Animals in the time of Coronavirus: Why it’s time to think positive
As we all guiltily binge-watched Netflix’s hit ‘documentary’, “Tiger King: Mayhem, Murder and Madness”, and revelled in its larger-than-life characters, we must be serious for a moment: the trade of exotic animals is a highly lucrative and unregulated business. In Europe, we have our own Tiger Kings.
Where does regulation stand at the EU level? The EU mostly settles for the current CITES regulation. The Convention on International Trade in Endangered Species of Wild Fauna and Flora (CITES) is an international norms system that began in the 1970s, that regulates international trade in over 35,000 species of plants and animals, including their products and derivatives. It ensures their survival in the wild with benefits for the livelihoods of local people and the global environment.
Illegal wildlife trade is a flourishing business, comparable to the traffic of drugs and weapons, and amounts to 7 to 23 billion dollars annually, according to a UNEP-Interpol report. Therefore, it was a welcome announcement when the European Commission pledged in its EU Biodiversity Strategy for 2030, published on the 20th of May, that it “will take a number of steps to crack down on illegal wildlife trade”. The Commission said that, among other things, it will revise its EU Action Plan against Wildlife Trafficking in 2021.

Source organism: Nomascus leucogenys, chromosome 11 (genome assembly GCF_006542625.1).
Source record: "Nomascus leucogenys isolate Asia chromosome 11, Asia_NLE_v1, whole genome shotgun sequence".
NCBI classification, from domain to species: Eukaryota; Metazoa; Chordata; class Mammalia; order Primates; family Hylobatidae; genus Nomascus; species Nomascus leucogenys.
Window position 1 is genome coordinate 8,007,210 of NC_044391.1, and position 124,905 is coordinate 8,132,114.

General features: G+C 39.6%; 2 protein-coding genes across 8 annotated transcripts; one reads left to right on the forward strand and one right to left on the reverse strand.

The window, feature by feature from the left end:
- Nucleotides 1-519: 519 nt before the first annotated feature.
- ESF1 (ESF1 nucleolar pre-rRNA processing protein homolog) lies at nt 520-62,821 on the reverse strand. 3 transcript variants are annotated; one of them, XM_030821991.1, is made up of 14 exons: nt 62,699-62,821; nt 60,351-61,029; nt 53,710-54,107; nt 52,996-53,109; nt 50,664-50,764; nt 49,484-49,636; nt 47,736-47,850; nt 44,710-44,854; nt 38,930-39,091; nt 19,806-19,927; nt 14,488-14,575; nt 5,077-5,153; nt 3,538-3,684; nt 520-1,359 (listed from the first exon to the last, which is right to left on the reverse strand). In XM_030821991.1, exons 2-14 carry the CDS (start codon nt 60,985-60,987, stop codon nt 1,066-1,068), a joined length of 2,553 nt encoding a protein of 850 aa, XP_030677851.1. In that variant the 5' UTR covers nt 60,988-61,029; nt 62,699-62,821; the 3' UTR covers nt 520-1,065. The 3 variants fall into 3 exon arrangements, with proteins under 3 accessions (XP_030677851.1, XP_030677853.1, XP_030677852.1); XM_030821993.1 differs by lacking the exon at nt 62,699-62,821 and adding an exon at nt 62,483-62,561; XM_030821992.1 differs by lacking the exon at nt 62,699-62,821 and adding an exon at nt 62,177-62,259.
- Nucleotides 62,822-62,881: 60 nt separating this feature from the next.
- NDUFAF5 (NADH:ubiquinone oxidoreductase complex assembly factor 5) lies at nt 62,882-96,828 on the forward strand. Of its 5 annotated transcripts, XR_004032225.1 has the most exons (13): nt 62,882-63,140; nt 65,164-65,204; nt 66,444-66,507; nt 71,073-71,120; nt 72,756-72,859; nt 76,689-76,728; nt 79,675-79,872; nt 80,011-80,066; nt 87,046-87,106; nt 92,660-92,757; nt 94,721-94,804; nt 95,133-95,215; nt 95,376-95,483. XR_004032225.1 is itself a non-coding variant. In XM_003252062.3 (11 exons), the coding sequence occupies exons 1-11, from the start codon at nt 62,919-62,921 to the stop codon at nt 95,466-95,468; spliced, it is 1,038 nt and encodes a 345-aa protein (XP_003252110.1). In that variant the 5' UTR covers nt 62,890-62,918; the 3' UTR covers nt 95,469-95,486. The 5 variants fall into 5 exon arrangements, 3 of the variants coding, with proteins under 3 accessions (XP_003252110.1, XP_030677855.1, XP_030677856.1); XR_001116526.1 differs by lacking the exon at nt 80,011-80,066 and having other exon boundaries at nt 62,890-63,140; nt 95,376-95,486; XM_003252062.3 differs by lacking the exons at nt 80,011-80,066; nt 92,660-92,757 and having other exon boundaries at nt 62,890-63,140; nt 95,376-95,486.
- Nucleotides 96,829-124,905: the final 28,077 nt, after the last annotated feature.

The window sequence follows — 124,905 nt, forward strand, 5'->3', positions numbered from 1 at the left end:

This communication was initially scheduled to be released two months ago, but due to the current pandemic that has been shaking the continent and the world, it could only come out now. COVID-19 can, in fact, be directly linked to the necessity of strengthening the future Action Plan against Wildlife Trafficking.
The COVID-19 outbreak has dramatically shone a light on how wildlife markets, as well as the use of wildlife for traditional medicine, represents severe risks for zoonotic disease transmission. The proximity with humans provides a path for the transmission of dangerous pathogens. Wildlife markets, like the one in Wuhan from where COVID-19 is supposed to have originated, exist all around the world, and the European continent is a central hub of transport and trade for the lucrative business of wildlife trade. Besides wet markets, it is not uncommon to come across monkey meat in Brussels, or European baby eels in Asia.